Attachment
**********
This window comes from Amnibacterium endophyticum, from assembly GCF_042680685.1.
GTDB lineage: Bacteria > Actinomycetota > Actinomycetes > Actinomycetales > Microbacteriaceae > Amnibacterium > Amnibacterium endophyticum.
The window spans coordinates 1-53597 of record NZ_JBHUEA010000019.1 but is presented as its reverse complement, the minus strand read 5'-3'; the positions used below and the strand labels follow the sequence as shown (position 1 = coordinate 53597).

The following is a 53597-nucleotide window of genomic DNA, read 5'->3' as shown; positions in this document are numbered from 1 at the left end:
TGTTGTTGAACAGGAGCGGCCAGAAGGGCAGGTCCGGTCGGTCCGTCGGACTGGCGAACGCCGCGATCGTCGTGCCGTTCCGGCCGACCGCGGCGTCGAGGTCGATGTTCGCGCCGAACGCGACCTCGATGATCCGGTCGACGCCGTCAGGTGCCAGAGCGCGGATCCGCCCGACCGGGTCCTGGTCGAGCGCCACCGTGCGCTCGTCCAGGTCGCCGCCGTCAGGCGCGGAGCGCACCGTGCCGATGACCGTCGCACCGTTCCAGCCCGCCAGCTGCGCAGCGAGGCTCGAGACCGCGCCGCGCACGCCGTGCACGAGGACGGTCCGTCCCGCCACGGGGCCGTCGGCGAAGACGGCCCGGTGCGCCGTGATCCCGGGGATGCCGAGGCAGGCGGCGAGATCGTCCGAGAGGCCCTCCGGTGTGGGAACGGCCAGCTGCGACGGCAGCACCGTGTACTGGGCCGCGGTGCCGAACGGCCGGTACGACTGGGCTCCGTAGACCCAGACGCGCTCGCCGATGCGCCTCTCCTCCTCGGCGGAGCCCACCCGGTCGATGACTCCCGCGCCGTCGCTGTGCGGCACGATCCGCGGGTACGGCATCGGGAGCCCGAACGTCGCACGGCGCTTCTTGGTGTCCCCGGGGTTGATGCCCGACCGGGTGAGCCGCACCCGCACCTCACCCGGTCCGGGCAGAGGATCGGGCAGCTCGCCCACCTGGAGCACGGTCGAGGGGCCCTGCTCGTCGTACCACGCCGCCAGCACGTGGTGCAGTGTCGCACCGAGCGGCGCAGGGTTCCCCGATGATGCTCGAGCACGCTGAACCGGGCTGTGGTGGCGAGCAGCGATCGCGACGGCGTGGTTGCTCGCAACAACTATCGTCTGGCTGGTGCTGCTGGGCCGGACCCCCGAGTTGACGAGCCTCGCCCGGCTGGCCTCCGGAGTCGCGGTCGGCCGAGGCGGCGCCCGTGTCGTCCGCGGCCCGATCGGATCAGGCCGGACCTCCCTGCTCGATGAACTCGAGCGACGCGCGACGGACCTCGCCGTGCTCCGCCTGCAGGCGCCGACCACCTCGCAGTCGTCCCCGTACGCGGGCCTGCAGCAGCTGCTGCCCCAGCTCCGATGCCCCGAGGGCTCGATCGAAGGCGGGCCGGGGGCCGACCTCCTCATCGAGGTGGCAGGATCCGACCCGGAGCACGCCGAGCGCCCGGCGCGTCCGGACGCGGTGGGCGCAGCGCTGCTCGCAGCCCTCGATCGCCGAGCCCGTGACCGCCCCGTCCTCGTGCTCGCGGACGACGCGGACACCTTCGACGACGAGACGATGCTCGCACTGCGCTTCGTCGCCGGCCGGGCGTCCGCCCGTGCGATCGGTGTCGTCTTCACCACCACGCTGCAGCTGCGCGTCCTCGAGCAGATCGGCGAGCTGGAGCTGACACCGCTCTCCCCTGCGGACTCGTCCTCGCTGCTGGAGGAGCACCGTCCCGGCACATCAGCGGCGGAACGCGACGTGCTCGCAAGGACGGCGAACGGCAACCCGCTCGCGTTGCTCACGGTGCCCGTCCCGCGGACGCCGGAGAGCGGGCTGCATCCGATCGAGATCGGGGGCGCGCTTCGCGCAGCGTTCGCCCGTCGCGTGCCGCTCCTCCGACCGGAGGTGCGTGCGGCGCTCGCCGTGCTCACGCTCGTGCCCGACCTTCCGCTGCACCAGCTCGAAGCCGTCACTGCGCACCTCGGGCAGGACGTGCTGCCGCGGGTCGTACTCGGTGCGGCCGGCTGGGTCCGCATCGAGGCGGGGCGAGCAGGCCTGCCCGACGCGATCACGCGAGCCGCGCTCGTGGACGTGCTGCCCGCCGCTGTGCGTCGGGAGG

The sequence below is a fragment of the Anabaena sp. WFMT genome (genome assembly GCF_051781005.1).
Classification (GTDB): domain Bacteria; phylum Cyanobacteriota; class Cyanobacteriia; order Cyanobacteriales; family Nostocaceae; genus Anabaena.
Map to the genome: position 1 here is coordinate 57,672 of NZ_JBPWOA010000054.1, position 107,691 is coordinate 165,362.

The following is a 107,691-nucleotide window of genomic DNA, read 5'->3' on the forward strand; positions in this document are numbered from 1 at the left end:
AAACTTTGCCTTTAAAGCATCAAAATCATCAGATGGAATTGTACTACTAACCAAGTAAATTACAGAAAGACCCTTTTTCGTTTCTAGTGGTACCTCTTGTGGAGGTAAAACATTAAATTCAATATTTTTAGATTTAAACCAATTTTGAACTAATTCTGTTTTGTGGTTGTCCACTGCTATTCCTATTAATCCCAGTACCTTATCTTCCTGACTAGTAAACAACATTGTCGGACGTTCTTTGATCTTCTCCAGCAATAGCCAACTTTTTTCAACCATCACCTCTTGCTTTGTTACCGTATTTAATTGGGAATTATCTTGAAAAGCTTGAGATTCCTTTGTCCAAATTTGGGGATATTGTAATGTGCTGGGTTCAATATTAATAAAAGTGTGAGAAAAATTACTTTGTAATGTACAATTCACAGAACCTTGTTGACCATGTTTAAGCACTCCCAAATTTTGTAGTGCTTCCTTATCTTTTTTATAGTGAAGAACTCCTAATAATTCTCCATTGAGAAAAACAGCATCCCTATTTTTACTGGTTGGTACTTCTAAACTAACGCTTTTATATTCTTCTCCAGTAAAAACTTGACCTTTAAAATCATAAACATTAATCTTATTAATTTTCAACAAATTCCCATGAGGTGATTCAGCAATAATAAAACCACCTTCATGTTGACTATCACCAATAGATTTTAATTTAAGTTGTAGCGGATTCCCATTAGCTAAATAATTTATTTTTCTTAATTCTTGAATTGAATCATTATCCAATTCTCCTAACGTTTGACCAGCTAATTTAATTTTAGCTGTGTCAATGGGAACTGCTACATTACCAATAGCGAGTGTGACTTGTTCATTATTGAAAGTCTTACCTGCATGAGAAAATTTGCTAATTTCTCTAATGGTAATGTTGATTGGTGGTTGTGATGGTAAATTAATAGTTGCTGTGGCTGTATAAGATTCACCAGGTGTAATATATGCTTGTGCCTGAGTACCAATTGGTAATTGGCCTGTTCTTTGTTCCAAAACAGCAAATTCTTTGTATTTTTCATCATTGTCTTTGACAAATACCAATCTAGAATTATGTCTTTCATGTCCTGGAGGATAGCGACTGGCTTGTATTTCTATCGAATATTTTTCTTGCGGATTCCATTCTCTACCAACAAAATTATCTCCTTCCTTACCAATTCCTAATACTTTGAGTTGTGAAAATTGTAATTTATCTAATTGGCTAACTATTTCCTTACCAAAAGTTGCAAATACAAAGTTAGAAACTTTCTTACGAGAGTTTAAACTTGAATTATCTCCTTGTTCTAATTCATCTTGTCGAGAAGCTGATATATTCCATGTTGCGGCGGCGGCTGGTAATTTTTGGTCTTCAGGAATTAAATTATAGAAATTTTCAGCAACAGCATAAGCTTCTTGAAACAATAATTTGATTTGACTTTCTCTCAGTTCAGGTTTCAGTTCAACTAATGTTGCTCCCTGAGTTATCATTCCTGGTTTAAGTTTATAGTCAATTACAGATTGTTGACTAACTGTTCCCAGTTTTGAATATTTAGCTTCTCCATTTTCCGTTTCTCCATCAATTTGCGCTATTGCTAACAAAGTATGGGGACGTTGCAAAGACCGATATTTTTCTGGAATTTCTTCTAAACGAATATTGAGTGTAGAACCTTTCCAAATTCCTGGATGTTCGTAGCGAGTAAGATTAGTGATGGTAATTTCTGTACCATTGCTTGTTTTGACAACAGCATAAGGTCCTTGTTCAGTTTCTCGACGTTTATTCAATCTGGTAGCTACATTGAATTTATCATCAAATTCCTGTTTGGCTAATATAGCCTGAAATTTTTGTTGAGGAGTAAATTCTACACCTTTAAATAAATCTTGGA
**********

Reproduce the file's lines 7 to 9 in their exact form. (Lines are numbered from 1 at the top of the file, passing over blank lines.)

Classification (GTDB): domain Bacteria; phylum Cyanobacteriota; class Cyanobacteriia; order Cyanobacteriales; family Nostocaceae; genus Anabaena.
Map to the genome: position 1 here is coordinate 57,672 of NZ_JBPWOA010000054.1, position 107,691 is coordinate 165,362.

The following is a 107,691-nucleotide window of genomic DNA, read 5'->3' on the forward strand; positions in this document are numbered from 1 at the left end: